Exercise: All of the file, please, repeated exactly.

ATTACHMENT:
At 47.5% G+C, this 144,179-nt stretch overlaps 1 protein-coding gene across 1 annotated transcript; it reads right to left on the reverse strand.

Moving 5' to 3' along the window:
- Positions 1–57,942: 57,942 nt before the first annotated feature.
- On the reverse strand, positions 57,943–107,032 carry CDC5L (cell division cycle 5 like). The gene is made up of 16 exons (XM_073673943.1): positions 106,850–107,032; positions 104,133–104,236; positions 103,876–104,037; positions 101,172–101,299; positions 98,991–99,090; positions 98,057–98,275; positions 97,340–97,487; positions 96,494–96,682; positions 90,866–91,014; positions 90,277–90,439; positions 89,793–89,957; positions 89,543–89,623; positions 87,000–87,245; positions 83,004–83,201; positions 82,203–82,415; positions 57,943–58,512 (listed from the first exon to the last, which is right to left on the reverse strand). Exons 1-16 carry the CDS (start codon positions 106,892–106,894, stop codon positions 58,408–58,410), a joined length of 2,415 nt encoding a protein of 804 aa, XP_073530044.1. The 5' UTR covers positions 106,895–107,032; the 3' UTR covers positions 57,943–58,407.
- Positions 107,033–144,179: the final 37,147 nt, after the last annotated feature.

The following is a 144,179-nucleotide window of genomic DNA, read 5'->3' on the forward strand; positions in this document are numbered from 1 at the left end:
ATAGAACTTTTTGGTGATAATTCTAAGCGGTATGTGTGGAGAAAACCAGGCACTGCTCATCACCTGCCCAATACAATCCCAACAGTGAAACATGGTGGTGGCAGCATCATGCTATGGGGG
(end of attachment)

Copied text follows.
At 47.5% G+C, this 144,179-nt stretch overlaps 1 protein-coding gene across 1 annotated transcript; it reads right to left on the reverse strand.

Moving 5' to 3' along the window:
- Positions 1–57,942: 57,942 nt before the first annotated feature.
- On the reverse strand, positions 57,943–107,032 carry CDC5L (cell division cycle 5 like). The gene is made up of 16 exons (XM_073673943.1): positions 106,850–107,032; positions 104,133–104,236; positions 103,876–104,037; positions 101,172–101,299; positions 98,991–99,090; positions 98,057–98,275; positions 97,340–97,487; positions 96,494–96,682; positions 90,866–91,014; positions 90,277–90,439; positions 89,793–89,957; positions 89,543–89,623; positions 87,000–87,245; positions 83,004–83,201; positions 82,203–82,415; positions 57,943–58,512 (listed from the first exon to the last, which is right to left on the reverse strand). Exons 1-16 carry the CDS (start codon positions 106,892–106,894, stop codon positions 58,408–58,410), a joined length of 2,415 nt encoding a protein of 804 aa, XP_073530044.1. The 5' UTR covers positions 106,895–107,032; the 3' UTR covers positions 57,943–58,407.
- Positions 107,033–144,179: the final 37,147 nt, after the last annotated feature.

The following is a 144,179-nucleotide window of genomic DNA, read 5'->3' on the forward strand; positions in this document are numbered from 1 at the left end:
ATAGAACTTTTTGGTGATAATTCTAAGCGGTATGTGTGGAGAAAACCAGGCACTGCTCATCACCTGCCCAATACAATCCCAACAGTGAAACATGGTGGTGGCAGCATCATGCTATGGGGG